Tuesday, 20 March 2012

Kenko Teleplus Pro 300 DGX 1.4X AF Teleconverter - Tamron 70-300 f4/5.6 DI VC USD Review - March 20 2012


Kenko Teleplus Pro 300 DGX 1.4X AF Teleconverter - Tamron 70-300 f4/5.6 DI VC USD Review

Ordered from B&H Photo, delivered ran $280, to purchase in Canada would have been over $400. 
TC  is mounted on a Tamron 70-300 f4/5.6 DI VC USD telephoto lens. Purchased at Henry's Camera for around $500 including taxes.
For a total price of around $780 I have a 78-420mm image stabilized lens.
Lens and TC mounted on a Canon T1i.
I replaced a Canon 70-300 IS, (non L), lens with the Tamron. I am much happier with the Tamron as the Canon lens seemed to be quirky. I would hold down the shutter button and take several pictures in hopes that I would get one decent picture. With the Tamron I take 1 or 2 pictures that are superior to the images captured with the Canon lens. I've heard similar stories from other Canon 70-300 IS owners, one said he sent his in under warranty. Canon replaced his lens as the IS was defective.

TC weighs 4.7 ounces (132 grams) and is about an inch long (27mm).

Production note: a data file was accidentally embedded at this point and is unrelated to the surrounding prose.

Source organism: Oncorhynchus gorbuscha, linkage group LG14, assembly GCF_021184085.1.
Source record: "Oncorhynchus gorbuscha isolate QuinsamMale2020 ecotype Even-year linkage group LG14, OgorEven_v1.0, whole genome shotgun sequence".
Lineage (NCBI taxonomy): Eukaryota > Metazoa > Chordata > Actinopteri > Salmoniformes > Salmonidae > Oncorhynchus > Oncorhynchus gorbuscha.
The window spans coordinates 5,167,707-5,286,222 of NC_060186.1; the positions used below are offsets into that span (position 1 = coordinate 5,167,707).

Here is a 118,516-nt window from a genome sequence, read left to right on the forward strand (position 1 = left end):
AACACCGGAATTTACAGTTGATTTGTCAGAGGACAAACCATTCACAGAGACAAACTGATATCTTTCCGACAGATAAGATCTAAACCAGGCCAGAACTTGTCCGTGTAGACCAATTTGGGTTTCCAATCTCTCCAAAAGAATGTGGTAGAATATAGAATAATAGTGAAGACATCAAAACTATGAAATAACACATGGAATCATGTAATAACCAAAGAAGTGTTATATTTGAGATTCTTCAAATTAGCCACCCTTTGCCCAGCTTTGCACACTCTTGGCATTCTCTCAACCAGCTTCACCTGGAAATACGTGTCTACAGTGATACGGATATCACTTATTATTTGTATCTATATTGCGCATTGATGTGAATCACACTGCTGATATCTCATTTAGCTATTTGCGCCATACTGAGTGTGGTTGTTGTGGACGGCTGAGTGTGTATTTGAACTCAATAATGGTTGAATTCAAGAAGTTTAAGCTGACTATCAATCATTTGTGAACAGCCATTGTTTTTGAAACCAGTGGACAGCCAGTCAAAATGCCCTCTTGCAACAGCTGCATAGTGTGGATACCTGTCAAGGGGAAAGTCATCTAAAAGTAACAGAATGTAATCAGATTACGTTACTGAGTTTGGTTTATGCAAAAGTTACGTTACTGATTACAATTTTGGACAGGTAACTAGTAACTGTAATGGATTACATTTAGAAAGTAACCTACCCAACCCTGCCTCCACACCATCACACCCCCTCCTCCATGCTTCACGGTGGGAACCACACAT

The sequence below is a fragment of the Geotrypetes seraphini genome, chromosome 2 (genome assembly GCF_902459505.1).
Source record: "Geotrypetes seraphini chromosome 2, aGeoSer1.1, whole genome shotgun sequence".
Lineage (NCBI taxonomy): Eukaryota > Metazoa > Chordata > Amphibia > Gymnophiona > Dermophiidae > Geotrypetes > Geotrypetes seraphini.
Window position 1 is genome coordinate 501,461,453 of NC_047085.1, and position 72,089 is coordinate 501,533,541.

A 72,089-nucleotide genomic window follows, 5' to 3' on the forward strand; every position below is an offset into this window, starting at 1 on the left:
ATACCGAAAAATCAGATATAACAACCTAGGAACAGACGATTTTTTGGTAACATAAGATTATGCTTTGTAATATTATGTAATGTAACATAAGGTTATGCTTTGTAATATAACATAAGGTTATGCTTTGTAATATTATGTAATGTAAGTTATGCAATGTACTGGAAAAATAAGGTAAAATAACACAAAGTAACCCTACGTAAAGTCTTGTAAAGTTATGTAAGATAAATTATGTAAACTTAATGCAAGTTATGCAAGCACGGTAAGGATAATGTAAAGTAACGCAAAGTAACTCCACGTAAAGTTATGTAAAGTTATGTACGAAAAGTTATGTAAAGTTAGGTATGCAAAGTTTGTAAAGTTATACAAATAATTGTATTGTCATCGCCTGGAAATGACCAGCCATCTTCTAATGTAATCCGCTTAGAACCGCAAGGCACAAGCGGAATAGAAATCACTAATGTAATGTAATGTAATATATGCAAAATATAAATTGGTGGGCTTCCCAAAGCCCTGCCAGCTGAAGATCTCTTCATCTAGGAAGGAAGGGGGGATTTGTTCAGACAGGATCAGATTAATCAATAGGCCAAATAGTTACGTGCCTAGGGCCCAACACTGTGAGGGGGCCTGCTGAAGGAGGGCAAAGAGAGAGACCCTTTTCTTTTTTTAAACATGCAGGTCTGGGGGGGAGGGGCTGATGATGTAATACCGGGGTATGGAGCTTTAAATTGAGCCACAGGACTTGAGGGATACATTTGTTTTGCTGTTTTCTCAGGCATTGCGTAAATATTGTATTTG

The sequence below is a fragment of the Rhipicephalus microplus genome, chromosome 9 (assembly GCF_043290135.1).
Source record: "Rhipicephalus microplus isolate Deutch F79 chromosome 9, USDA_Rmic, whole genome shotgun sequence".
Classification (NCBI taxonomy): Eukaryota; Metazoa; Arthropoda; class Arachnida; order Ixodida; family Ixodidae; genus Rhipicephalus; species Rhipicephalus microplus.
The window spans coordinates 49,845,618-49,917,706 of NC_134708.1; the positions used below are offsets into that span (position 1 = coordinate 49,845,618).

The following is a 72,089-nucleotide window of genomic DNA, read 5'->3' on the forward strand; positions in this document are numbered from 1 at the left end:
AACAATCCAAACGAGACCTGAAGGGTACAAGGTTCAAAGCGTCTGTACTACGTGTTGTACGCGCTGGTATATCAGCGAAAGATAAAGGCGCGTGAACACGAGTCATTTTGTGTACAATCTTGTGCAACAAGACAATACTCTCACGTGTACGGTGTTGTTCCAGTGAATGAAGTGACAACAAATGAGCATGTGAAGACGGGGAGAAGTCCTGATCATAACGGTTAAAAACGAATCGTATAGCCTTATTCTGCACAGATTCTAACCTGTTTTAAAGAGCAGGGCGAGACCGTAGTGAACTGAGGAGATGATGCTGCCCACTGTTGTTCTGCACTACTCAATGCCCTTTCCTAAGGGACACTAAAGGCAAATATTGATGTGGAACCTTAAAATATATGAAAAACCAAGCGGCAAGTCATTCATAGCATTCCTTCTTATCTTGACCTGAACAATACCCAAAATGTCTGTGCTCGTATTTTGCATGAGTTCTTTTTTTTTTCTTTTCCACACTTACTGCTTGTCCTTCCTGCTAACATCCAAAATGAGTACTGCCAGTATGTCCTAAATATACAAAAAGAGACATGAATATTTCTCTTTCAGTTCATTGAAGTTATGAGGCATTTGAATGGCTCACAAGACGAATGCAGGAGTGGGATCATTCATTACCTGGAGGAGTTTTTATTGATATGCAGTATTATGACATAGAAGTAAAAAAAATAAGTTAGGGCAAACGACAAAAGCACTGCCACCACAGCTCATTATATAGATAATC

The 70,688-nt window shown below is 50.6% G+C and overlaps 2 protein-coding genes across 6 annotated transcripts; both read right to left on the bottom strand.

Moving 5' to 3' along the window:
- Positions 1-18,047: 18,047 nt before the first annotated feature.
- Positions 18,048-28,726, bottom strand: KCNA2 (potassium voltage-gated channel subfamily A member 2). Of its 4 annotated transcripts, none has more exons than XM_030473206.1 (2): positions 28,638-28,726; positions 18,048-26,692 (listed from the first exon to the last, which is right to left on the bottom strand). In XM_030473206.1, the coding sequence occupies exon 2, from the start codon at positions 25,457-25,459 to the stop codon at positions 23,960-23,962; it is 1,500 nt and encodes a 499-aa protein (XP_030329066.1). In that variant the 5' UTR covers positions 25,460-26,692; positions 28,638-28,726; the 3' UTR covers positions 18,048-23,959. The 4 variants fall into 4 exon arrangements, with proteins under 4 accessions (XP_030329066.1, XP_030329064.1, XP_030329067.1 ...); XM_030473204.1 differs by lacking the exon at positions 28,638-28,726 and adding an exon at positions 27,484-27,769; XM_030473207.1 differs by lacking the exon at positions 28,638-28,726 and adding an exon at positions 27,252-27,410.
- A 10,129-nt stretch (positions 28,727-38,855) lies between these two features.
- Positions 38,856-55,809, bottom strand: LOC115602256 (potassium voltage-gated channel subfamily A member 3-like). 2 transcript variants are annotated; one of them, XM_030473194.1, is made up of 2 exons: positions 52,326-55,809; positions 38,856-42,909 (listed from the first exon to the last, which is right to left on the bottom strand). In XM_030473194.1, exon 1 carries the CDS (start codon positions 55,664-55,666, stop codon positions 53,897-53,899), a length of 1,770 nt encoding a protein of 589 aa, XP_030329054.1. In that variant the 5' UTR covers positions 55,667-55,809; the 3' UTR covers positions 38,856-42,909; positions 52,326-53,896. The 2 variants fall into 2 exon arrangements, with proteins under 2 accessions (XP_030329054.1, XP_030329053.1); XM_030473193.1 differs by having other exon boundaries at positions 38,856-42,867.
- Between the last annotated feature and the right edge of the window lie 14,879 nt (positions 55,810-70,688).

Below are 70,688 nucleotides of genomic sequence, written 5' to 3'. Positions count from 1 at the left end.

Lens weighs 1.68 lbs (765 grams) and takes a 62mm filter.
T1i weighs 16.9 ounces (479 grams).
Weight of camera,TC and lens is about 38.28 ounces (1376 grams) (1.4 kg?)

I use a Crumpler Industry Disgrace Camera strap. (Image from Crumpler site), I paid around $35 delivered from McBain Camera, but was disappointed that they sent me a black strap rather than the brown one I ordered.
It is a very comfortable strap, noticed a big difference over the Canon strap included with Canon cameras.

 

Here are some photo's taken of the TC mounted on the T1i and 70-300 lens.


Here are a few images just to show the difference between 70-300mm and 78-420mm.
Images taken at about 15 feet, dull overcast day.

T1i 70mm
T1i 78mm
T2i 78mm
T1i 300mm
T1i 420mm
T2i 420mm

Weather was not to our liking today so we didn't get out to take any pictures. Will update this soon once we get out to take some pictures.

22 March 2012
Got a few pictures yesterday of a couple of American Tree Sparrows. I have posted a few photos. 
I should mention that both Rose and myself do not use tripods or monopods. We shoot handheld and should we ever post a sample picture using a supportive device we will certainly mention it.
Our ranking as far as photography goes might be advanced amateurs.
I cropped the photos to a size that appeared to be the best quality crop I could achieve.
The Sparrow at 20 feet was constantly moving. The two pictures are from a series of 5, being the 2nd and 5th photos. The bird flew off after the 5th photo. AF is usually quite precise, but is also dependent on light, movement and clutter. 
Here are the photos:
 20 feet Auto Focus 
 20 feet AF Crop
20 feet AF - Crop, Auto fix, sharpened in Photo Shop Elements
 20 feet AF
 20 feet AF Crop
20 feet AF - Crop, Auto fix, sharpened in Photo Shop Elements 
 30 Feet Manual Focus
 30 Feet MF Crop
30 feet MF - Crop, Auto fix, sharpened in Photo Shop Elements